Car Lust: The Plymouth Prowler

19 May 2015 | Author: | Comments Off on Car Lust: The Plymouth Prowler

Excuse me? blog has been in existence for four years and still no

Ye gods, how could we have so remiss in our duties to avoid of one of the biggest bombs in recent Or perhaps that#39;s not strictly while the Prowler has had its fair of ridicule and wasn#39;t terribly successful, it did grab a lot of attention at the and arguably led to something of a renaissance in designs #0160;#0160;#0160;#0160;both within and outside of it.

On top of that, despite shortcomings it may have had, at it was interesting ; a totally new (albeit design from an American that could not be mistaken for else on the road. In addition, it a number of advanced production and materials and was designed to minimize for both performance and fuel And, truth be told, it wasn#39;t a bad car.

Practical? No. im practical? Well. not really. Definitely.

The Prowler came about as of Chrysler#39;s efforts (the as it turned out) to differentiate from the rest of its lineup in of keeping the brand alive. In a it was akin to Dodge#39;s Viper: of a halo car to highlight and test out new techniques and materials for use in their cars.

As a halo, it was probably going to make any money, but it was that it would be received enough to garner some some of which might over into some of other models. In this it was to the Viper. in other ways, eh, not so

The Prowler was based on a concept car 1993 and actually ended up quite similar to that It was designed as a pure 2-seat with a retro. no, scratch heritage-based look to it. Though the of a Chrysler hot rod goes back to Exner, Sr. who in 1953 designed a Indy-car based roadster to be around the Hemi (photo), particular concept never took off.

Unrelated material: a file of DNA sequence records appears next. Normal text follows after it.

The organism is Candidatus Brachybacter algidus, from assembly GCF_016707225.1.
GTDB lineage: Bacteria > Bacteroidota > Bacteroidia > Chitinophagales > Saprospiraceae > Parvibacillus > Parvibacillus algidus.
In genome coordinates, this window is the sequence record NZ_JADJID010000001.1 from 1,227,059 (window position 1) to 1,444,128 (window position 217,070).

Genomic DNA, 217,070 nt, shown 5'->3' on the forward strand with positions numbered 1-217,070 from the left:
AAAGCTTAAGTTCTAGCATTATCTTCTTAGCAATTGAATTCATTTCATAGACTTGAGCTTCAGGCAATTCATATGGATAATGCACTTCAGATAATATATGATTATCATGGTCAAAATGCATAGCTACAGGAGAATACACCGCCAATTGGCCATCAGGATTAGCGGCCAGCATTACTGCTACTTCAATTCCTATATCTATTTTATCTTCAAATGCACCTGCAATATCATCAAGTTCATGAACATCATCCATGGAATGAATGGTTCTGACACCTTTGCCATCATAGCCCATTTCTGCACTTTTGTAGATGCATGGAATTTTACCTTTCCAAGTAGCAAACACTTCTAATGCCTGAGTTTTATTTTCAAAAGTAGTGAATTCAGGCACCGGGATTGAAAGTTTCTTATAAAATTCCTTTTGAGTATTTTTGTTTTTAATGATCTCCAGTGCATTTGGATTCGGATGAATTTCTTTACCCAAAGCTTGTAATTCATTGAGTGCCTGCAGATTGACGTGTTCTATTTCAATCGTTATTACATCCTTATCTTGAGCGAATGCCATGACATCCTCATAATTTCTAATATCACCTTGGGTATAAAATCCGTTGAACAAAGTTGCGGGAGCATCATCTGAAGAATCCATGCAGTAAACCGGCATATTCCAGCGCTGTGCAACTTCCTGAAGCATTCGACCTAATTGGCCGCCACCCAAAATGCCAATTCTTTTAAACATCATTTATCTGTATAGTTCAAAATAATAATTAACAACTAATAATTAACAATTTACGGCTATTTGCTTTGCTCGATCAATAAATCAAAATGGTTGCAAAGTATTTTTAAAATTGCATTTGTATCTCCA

Later, at an Fair at Chrysler#39;s Pacifica Center in 1990 the concept of a retro-looking roadster got its start*. Tom Tremont started developing the further and eventually Bob Lutz his considerable weight behind the eventually finding its way to Tom Gale who a #39;33 highboy hot rod that to have provided the basis for the styling of the Prowler (it had by 1991 that name).

The concept car wowed the crowd at the Detroit North American Auto Show: not only did it a wild look but it debuted in a deep purple paint. It was to look like a traditional hot rod all the open cockpit, wide end with big (20!) fat wheels, down to a narrow front with the wheels and suspension out in the open. Interestingly, a number of hot enthusiasts were able to their opinion on how the car should and perform.

When it finally into production for the 1997 year, it looked quite to the original concept. There surprises under the skin: the used the same basic components from their LH line (Concorde, 300M) was based around a lowly V6 than the V8 many expected.

Still, it wasn#39;t exactly the initial 24-valve 3.5-liter engine put out a fairly respectable 214 hp, sounds rather anemic but at the time it wasn#39;t too bad, and was competitive with other cars around. And by 1999 the had been upgraded to around 250 hp. the lack of a V8 kinda … that the Prowler was going to be a burner.